but it's made me pay attention to my Vallejo reds and learn something new from @Dana Bell

 

cheers

T

 

 

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Hi Dana,

 

Many thanks for the information! I gather there is little way of knowing which one of those would have been used on this particular example. The model represents the plane some time in late '44, but who knows when the rudder was painted. I will try to match the ANA 619, just to make a choice - made easier by Troy's identification as Vallejo Flat Red (although I do believe it should be a bit more blue in it than in Vallejos flat red :)). Not so sure about the gloss. I did add a bit (Flat Red is really dull) but images of this plane does not suggest much gloss on the rudder, see for examle http://www.littlefriends.co.uk/gallery.php?Group=352&Style=item&origStyle=list&Item=41&Temp=1054&searchString=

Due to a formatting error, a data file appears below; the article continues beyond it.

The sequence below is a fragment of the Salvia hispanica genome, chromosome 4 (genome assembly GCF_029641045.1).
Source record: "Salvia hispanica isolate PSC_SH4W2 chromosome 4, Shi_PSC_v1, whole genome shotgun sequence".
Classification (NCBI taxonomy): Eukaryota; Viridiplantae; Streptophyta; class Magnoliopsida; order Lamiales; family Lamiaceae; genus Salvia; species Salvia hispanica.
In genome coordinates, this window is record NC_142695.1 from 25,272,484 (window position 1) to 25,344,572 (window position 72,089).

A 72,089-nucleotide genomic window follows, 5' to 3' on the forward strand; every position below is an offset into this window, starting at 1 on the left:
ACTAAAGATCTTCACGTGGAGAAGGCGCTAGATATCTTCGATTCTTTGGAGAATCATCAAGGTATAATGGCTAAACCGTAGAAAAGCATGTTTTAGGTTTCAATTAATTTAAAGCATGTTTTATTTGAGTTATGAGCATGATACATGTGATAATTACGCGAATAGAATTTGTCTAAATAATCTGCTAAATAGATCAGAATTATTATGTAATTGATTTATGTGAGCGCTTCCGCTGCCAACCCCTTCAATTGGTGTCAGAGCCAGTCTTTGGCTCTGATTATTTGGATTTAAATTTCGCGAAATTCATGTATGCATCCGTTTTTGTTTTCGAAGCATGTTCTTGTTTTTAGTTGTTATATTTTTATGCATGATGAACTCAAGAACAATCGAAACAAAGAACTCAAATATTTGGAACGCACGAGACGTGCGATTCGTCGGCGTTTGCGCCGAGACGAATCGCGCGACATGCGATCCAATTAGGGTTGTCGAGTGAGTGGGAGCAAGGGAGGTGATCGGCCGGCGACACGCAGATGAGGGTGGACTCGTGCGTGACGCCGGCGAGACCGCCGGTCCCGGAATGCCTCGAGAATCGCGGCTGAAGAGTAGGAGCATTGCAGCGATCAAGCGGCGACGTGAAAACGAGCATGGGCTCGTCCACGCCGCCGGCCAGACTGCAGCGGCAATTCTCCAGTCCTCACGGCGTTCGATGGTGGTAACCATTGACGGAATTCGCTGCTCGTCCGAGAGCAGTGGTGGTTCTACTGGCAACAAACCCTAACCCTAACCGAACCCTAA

Photographs from [url=http://www.littlefriends.co.uk/gallery.php?Group=352]littlefriends.co.uk[/url] shows a quite dark color, but I'm no expert in monochromatic images so this doesn't tell me anything. For anyone else building this plane, go to that site - there are many pictures of the plane both before and after it was assigned to E. James, with tidbits of info that should be highly reliable since the photos appear to be supplied by the crew chief himself! One such tidbit is the white trim rudder, for easy identification :) The plane carried the names Pinkie, Rose Marie (James) and 

 

After painting over the purple red with flat red, it now has a red with a hint of blue, so I'm quite satisfied how it turned out, see below. 

edit: here you can also see the damaged starboard aileron which I smelted - I didn't completely straighten it out apparently :D

cnLew88l.jpg

 

 

Now waiting for decals to dry. Here Airfix made a little boo-boo - the serial number on the rudder was painted over with white for visibility, and got thicker in the process. On the side shown in the photo above, it is correct, but on the opposite side, where the '414' part should be on the rudder, the same font has been re-used (meaning a thin white 414 and thick black 207).